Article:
When I walked through Black Lion the first time, there were few curtains, no monitors, and the drug cupboard was bare. We made a decision early on, despite the difficulty, to not bring drugs or supplies that we couldn’t find in the country. Instead of bringing the critical medicines or tools, we taught the doctors and nurses to ache for them. They did, and argued for their addition to the hospital’s budget, found suppliers, and now, when they run out, instead of hoping that more may arrive through the door, they go to the store room and ask for more.
As it has been from a very early beginning, they have become my teachers. I look forward to learning from them for many years.

You are certainly a man of privilege and a medical trained doctor in Toronto. Why do you think it’s important for such people to venture outside of their comfort zone and help in societies that they are, perhaps, needed most?

When I was learning medical ethics, that I was supposed to take care of the sick ones, no matter when they needed me, or where, I traveled to a developing country, and saw that poverty, conflict and sickness twisted so tightly together, you couldn’t tell the two apart. I understood that my work, if I deserved the title of physician, was at least in part, in other places. I still believe that is true. If you are a true believer in medicine, enjoys the position and authority it affords you, you must work on the social problems that manifest the diseases you have learned to treat.  Otherwise, you are doing only half the job.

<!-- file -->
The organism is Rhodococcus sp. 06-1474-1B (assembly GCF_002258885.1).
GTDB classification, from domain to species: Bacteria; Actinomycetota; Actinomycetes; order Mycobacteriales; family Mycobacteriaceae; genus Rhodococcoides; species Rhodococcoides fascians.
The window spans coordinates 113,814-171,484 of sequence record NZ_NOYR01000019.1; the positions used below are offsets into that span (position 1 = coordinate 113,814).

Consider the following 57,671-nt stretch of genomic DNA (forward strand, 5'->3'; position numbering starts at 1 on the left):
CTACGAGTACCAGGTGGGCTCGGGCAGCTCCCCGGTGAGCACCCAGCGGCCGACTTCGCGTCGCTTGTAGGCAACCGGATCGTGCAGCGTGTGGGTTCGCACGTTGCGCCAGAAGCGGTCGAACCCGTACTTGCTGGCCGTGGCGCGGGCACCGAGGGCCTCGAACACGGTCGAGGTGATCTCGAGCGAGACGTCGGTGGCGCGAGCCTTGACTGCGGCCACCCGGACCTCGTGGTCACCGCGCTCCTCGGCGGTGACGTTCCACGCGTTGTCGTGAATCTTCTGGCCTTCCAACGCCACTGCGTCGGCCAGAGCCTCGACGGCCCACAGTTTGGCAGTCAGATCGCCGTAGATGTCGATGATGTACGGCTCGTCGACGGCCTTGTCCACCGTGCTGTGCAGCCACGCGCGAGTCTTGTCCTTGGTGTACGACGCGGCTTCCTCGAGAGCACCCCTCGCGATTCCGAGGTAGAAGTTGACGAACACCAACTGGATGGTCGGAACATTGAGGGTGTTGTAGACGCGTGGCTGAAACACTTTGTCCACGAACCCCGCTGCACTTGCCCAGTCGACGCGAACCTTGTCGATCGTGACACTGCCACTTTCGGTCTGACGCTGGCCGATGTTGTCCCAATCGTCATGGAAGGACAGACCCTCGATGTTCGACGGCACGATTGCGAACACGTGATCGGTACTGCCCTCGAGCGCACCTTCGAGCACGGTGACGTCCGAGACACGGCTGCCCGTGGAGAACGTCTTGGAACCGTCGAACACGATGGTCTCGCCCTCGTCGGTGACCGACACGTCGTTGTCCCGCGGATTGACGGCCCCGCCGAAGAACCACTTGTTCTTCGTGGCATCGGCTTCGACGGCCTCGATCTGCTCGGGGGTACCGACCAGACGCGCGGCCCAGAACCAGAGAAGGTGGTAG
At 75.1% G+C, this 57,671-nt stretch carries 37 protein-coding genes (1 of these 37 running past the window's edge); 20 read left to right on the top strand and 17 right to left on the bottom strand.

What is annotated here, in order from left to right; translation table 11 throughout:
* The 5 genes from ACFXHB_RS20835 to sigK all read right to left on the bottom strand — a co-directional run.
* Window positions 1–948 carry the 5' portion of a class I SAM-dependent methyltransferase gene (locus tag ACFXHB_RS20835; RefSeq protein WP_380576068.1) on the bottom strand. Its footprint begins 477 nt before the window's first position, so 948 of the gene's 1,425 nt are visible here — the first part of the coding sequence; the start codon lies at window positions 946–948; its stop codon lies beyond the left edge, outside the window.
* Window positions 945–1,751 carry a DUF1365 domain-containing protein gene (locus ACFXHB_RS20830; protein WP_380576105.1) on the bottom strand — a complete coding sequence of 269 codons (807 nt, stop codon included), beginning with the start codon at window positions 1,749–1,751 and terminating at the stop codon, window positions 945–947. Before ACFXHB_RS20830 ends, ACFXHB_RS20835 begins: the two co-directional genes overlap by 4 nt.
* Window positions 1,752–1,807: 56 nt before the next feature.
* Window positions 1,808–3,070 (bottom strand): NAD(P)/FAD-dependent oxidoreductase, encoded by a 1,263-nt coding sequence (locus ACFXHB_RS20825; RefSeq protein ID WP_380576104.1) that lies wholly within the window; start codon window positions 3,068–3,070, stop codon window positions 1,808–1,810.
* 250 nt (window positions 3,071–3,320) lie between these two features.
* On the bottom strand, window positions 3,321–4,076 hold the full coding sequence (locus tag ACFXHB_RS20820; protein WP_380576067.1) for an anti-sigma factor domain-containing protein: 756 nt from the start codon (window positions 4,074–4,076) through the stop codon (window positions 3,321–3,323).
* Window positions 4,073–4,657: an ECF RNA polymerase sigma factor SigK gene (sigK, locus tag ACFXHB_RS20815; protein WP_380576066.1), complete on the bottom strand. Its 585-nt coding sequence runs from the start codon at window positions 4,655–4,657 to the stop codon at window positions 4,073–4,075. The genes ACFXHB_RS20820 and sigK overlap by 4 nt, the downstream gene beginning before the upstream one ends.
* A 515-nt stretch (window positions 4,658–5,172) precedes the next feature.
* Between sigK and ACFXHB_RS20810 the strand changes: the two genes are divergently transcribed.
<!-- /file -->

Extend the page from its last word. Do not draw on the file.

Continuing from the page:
I also believe that if we are to claim the title of being truly human, we will realize that those medicines shouldn’t stop at the invisible lines in the ground that we called borders, nor stand up to the commonly held truth but these patients are too far away from us, when planes fly overhead in greater numbers, taking entire families to Disneyland and Australia.

I believe that human life is sacred, truly, no matter what color your skin is, what tribe you identify with, or where you lay your head. All life really are! I can see no downside to this approach because I get to include myself in that grace. Mine is actually the selfish approach, because I want to believe that my life is special, my life is sacred.